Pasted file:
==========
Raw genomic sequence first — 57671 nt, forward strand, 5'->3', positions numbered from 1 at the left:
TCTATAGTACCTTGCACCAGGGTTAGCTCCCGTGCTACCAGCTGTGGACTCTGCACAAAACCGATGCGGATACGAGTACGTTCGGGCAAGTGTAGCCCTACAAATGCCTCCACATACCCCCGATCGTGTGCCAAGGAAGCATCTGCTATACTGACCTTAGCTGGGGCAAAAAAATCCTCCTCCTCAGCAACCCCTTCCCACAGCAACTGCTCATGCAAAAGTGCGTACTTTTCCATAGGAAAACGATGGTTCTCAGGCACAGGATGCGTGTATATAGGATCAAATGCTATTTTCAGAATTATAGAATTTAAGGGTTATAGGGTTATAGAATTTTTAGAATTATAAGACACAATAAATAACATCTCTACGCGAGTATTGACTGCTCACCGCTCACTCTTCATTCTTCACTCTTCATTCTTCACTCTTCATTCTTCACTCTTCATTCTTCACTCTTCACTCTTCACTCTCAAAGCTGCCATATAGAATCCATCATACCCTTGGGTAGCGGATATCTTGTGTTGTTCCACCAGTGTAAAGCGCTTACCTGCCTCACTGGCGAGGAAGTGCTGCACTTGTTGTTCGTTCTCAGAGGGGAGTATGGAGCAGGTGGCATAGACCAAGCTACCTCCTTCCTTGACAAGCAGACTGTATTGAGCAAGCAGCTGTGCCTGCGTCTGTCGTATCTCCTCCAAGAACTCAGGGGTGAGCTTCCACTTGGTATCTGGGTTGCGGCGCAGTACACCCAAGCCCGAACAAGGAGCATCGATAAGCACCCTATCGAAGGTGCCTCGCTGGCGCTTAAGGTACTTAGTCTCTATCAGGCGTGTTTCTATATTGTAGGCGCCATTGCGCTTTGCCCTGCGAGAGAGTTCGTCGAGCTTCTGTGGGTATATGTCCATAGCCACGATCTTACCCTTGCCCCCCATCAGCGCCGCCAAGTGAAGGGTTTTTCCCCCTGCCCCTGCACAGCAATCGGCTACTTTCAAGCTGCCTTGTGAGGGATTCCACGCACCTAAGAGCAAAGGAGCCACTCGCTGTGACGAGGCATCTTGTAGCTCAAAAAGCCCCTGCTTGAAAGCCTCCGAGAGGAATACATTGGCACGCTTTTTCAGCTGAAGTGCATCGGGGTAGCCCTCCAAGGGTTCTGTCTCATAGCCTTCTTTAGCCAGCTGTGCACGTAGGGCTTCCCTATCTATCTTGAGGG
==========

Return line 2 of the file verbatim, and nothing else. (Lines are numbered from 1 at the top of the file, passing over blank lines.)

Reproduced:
TCTATAGTACCTTGCACCAGGGTTAGCTCCCGTGCTACCAGCTGTGGACTCTGCACAAAACCGATGCGGATACGAGTACGTTCGGGCAAGTGTAGCCCTACAAATGCCTCCACATACCCCCGATCGTGTGCCAAGGAAGCATCTGCTATACTGACCTTAGCTGGGGCAAAAAAATCCTCCTCCTCAGCAACCCCTTCCCACAGCAACTGCTCATGCAAAAGTGCGTACTTTTCCATAGGAAAACGATGGTTCTCAGGCACAGGATGCGTGTATATAGGATCAAATGCTATTTTCAGAATTATAGAATTTAAGGGTTATAGGGTTATAGAATTTTTAGAATTATAAGACACAATAAATAACATCTCTACGCGAGTATTGACTGCTCACCGCTCACTCTTCATTCTTCACTCTTCATTCTTCACTCTTCATTCTTCACTCTTCATTCTTCACTCTTCACTCTTCACTCTCAAAGCTGCCATATAGAATCCATCATACCCTTGGGTAGCGGATATCTTGTGTTGTTCCACCAGTGTAAAGCGCTTACCTGCCTCACTGGCGAGGAAGTGCTGCACTTGTTGTTCGTTCTCAGAGGGGAGTATGGAGCAGGTGGCATAGACCAAGCTACCTCCTTCCTTGACAAGCAGACTGTATTGAGCAAGCAGCTGTGCCTGCGTCTGTCGTATCTCCTCCAAGAACTCAGGGGTGAGCTTCCACTTGGTATCTGGGTTGCGGCGCAGTACACCCAAGCCCGAACAAGGAGCATCGATAAGCACCCTATCGAAGGTGCCTCGCTGGCGCTTAAGGTACTTAGTCTCTATCAGGCGTGTTTCTATATTGTAGGCGCCATTGCGCTTTGCCCTGCGAGAGAGTTCGTCGAGCTTCTGTGGGTATATGTCCATAGCCACGATCTTACCCTTGCCCCCCATCAGCGCCGCCAAGTGAAGGGTTTTTCCCCCTGCCCCTGCACAGCAATCGGCTACTTTCAAGCTGCCTTGTGAGGGATTCCACGCACCTAAGAGCAAAGGAGCCACTCGCTGTGACGAGGCATCTTGTAGCTCAAAAAGCCCCTGCTTGAAAGCCTCCGAGAGGAATACATTGGCACGCTTTTTCAGCTGAAGTGCATCGGGGTAGCCCTCCAAGGGTTCTGTCTCATAGCCTTCTTTAGCCAGCTGTGCACGTAGGGCTTCCCTATCTATCTTGAGGG